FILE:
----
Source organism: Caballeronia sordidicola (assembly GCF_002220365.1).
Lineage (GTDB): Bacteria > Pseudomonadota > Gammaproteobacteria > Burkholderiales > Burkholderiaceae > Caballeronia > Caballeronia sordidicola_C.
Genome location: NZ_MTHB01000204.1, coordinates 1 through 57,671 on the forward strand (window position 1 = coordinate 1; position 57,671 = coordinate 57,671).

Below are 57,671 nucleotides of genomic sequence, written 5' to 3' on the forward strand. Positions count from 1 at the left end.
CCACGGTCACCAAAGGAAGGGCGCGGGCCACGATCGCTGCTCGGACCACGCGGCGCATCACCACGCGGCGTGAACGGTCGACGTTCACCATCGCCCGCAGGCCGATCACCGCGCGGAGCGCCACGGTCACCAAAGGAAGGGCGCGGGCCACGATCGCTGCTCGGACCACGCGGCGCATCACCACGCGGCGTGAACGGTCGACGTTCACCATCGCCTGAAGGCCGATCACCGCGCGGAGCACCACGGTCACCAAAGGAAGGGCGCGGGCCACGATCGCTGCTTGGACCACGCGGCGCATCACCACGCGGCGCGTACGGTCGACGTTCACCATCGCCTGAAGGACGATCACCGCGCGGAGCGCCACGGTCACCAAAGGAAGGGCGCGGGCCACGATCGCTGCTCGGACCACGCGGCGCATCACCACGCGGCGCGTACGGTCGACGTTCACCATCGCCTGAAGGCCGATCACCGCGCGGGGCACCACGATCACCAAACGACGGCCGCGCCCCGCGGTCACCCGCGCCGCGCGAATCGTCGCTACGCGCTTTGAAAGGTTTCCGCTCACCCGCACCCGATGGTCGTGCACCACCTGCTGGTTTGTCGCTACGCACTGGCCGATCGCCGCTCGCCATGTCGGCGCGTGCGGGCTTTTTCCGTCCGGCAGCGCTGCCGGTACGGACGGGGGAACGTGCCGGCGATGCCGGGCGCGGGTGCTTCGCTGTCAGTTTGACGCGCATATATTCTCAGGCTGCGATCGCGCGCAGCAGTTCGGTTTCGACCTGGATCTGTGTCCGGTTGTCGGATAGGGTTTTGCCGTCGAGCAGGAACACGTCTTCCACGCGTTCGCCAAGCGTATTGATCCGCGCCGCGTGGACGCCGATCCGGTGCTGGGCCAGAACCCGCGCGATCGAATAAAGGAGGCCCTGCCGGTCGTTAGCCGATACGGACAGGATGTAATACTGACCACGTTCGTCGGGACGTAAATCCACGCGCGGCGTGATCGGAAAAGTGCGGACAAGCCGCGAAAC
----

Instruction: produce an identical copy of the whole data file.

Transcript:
Source organism: Caballeronia sordidicola (assembly GCF_002220365.1).
Lineage (GTDB): Bacteria > Pseudomonadota > Gammaproteobacteria > Burkholderiales > Burkholderiaceae > Caballeronia > Caballeronia sordidicola_C.
Genome location: NZ_MTHB01000204.1, coordinates 1 through 57,671 on the forward strand (window position 1 = coordinate 1; position 57,671 = coordinate 57,671).

Below are 57,671 nucleotides of genomic sequence, written 5' to 3' on the forward strand. Positions count from 1 at the left end.
CCACGGTCACCAAAGGAAGGGCGCGGGCCACGATCGCTGCTCGGACCACGCGGCGCATCACCACGCGGCGTGAACGGTCGACGTTCACCATCGCCCGCAGGCCGATCACCGCGCGGAGCGCCACGGTCACCAAAGGAAGGGCGCGGGCCACGATCGCTGCTCGGACCACGCGGCGCATCACCACGCGGCGTGAACGGTCGACGTTCACCATCGCCTGAAGGCCGATCACCGCGCGGAGCACCACGGTCACCAAAGGAAGGGCGCGGGCCACGATCGCTGCTTGGACCACGCGGCGCATCACCACGCGGCGCGTACGGTCGACGTTCACCATCGCCTGAAGGACGATCACCGCGCGGAGCGCCACGGTCACCAAAGGAAGGGCGCGGGCCACGATCGCTGCTCGGACCACGCGGCGCATCACCACGCGGCGCGTACGGTCGACGTTCACCATCGCCTGAAGGCCGATCACCGCGCGGGGCACCACGATCACCAAACGACGGCCGCGCCCCGCGGTCACCCGCGCCGCGCGAATCGTCGCTACGCGCTTTGAAAGGTTTCCGCTCACCCGCACCCGATGGTCGTGCACCACCTGCTGGTTTGTCGCTACGCACTGGCCGATCGCCGCTCGCCATGTCGGCGCGTGCGGGCTTTTTCCGTCCGGCAGCGCTGCCGGTACGGACGGGGGAACGTGCCGGCGATGCCGGGCGCGGGTGCTTCGCTGTCAGTTTGACGCGCATATATTCTCAGGCTGCGATCGCGCGCAGCAGTTCGGTTTCGACCTGGATCTGTGTCCGGTTGTCGGATAGGGTTTTGCCGTCGAGCAGGAACACGTCTTCCACGCGTTCGCCAAGCGTATTGATCCGCGCCGCGTGGACGCCGATCCGGTGCTGGGCCAGAACCCGCGCGATCGAATAAAGGAGGCCCTGCCGGTCGTTAGCCGATACGGACAGGATGTAATACTGACCACGTTCGTCGGGACGTAAATCCACGCGCGGCGTGATCGGAAAAGTGCGGACAAGCCGCGAAAC